Freshmen learn to cope with increase in roommates

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Harriet Gyamera

Staff Writer

“3 Times the Fun” is the message emblazoned on the shirts of many firstyear students this semester. The class of 2019 is Utica College’s largest freshman class to date. Because of this massive increase, some firstyear students were given two roommates instead of one.

Photo by Issatou Fall
Photo by Issatou Fall

 

Both South and North Halls were fitted with bunk beds and extra dressers to accommodate the sudden influx of almost 700 students. Even though the rooms in both halls can be considered spacious, living with three people requires extra effort.

First Tip: Respect each other’s space

“Rearrange for space,” freshman Shemar Meade said. “Work with each other and try to get along so you have no problems.”

Hang up the schedule of each roommate somewhere visible, so every resident in the room knows when the room will be free or occupied. This way, each resident can plan when to have some privacy or know when it is okay to invite friends over.

“If it’s too crowded in your room, go outside,” freshman Larry Adjei said. “Experience campus, just find something to do so you’re not stuck in your room all day.”

Second Tip: Ask your roommate questions.

Communication is key, even when living with just one person. Find out your roommates’ preferred sleeping times, tolerance for loud music, how they feel about guests and anything else that may be important to remember.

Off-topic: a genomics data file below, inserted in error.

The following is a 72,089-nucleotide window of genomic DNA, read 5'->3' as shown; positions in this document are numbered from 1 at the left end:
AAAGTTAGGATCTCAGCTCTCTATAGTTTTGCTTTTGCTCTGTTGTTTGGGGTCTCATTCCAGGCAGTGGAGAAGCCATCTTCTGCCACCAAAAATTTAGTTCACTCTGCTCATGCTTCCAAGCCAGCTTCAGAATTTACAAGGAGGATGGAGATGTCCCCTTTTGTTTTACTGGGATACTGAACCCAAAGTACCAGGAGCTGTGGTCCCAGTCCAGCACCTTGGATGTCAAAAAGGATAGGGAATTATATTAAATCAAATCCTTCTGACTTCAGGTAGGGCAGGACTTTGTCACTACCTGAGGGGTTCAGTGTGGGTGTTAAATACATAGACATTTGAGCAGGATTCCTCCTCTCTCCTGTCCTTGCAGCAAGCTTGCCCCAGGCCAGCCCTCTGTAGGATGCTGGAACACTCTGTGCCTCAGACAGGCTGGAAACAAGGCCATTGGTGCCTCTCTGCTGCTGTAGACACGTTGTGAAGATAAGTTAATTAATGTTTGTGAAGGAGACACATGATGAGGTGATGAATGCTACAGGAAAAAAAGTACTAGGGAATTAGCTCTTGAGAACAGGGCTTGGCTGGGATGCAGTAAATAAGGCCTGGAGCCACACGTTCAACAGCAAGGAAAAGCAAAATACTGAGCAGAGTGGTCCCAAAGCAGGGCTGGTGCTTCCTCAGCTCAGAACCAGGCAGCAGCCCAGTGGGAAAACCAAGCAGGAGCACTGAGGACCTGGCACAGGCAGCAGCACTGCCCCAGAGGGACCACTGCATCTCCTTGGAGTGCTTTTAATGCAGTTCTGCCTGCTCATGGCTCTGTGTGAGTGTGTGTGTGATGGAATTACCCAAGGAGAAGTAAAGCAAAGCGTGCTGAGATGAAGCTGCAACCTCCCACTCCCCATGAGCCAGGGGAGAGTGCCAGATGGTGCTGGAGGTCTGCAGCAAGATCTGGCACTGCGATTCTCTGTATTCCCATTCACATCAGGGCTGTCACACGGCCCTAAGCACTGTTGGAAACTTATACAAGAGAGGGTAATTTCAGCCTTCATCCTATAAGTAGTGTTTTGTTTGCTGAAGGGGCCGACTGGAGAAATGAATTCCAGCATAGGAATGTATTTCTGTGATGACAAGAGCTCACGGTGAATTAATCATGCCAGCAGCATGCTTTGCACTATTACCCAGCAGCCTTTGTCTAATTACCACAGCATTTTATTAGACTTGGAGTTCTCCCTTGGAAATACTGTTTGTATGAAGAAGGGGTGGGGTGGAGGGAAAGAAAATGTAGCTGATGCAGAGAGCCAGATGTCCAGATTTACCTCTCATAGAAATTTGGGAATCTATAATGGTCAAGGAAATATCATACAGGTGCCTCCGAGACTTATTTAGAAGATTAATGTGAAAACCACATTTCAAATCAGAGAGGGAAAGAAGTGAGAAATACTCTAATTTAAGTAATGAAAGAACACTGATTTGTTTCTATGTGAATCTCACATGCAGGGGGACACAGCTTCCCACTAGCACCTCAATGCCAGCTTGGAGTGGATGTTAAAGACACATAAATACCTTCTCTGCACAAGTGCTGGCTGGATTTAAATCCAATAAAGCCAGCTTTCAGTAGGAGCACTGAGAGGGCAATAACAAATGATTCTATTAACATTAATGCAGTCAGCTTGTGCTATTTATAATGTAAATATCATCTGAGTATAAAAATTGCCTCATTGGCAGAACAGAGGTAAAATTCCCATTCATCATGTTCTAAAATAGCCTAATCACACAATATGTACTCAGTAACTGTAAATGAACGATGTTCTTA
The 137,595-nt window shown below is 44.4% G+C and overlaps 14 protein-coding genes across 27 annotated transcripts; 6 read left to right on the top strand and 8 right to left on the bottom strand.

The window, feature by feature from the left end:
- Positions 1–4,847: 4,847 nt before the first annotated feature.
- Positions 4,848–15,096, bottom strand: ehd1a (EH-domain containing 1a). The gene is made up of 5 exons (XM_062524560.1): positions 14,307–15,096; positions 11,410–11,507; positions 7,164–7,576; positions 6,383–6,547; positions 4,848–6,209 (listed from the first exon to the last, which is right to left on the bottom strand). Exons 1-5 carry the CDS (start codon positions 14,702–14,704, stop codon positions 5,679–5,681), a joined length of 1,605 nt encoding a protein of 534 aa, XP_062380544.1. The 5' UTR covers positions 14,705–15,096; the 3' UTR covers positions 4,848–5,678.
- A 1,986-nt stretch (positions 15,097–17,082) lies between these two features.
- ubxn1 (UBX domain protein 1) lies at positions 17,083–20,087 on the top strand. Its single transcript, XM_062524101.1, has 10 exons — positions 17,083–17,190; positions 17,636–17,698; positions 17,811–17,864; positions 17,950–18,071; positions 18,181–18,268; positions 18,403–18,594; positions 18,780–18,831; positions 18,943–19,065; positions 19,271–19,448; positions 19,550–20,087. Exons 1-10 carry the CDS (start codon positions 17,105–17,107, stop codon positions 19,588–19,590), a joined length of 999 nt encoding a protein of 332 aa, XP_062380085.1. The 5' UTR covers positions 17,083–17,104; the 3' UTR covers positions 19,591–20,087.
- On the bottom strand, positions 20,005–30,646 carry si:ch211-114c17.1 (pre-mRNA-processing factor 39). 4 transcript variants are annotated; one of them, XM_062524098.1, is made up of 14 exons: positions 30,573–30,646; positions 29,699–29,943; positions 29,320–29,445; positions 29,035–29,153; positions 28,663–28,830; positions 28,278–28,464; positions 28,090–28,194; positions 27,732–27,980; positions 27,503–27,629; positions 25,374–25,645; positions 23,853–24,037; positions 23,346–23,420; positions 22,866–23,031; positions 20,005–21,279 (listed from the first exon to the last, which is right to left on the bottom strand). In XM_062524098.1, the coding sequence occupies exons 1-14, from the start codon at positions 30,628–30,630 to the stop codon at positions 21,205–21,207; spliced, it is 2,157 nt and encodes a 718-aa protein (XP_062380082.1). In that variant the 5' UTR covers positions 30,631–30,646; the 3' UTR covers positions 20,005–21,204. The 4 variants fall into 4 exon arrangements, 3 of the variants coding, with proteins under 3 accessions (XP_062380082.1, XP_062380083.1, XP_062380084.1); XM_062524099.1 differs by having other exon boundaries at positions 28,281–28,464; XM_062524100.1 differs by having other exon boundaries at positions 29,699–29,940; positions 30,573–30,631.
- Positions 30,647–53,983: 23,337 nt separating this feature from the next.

Third Tip: Respect boundaries.

Do not take your roommates’ clothes, food, games, etc., without asking permission. Know what your roommate is comfortable sharing and respect their decision not to share certain things. Most importantly, never steal from your roommate.

Fourth Tip: Divide responsibilities.

Make a calendar and decide who should clean every week. If the room is running out of shared necessities, figure out who buys what beforehand, instead of fighting over money later. If necessary, use apps such as Splitwise or Venmo to automatically split bills whenever you buy something collectively.

Fifth Tip: Be considerate.

Closing the door when leaving the room, turning the fan off when your roommate is cold or using headphones while on the computer can make a big difference, preventing unnecessary fights.

Sixth Tip: Get to know your roommate.

The most important tip? Get to know your roommate, especially since UC’s first-year students have two to choose from. Shamari Kirkpatrick suggests finding similar interests or invite them around with you.

The best part about having two roommates?

“Making new friends and learning new lifestyles and customs has been cool,” Kirkpatrick said. Meade points out, “You get two people you have to learn about. So you have options. If you don’t like one roommate, then you can try to get along with your other one instead. You have more of a choice.”

The worst part about having two roommates?

“Stressful, sleepless and noisy,” Adjei said. “ We’re good so far, no problems, but it’s still a lot of people in one room, so it can be frustrating.”


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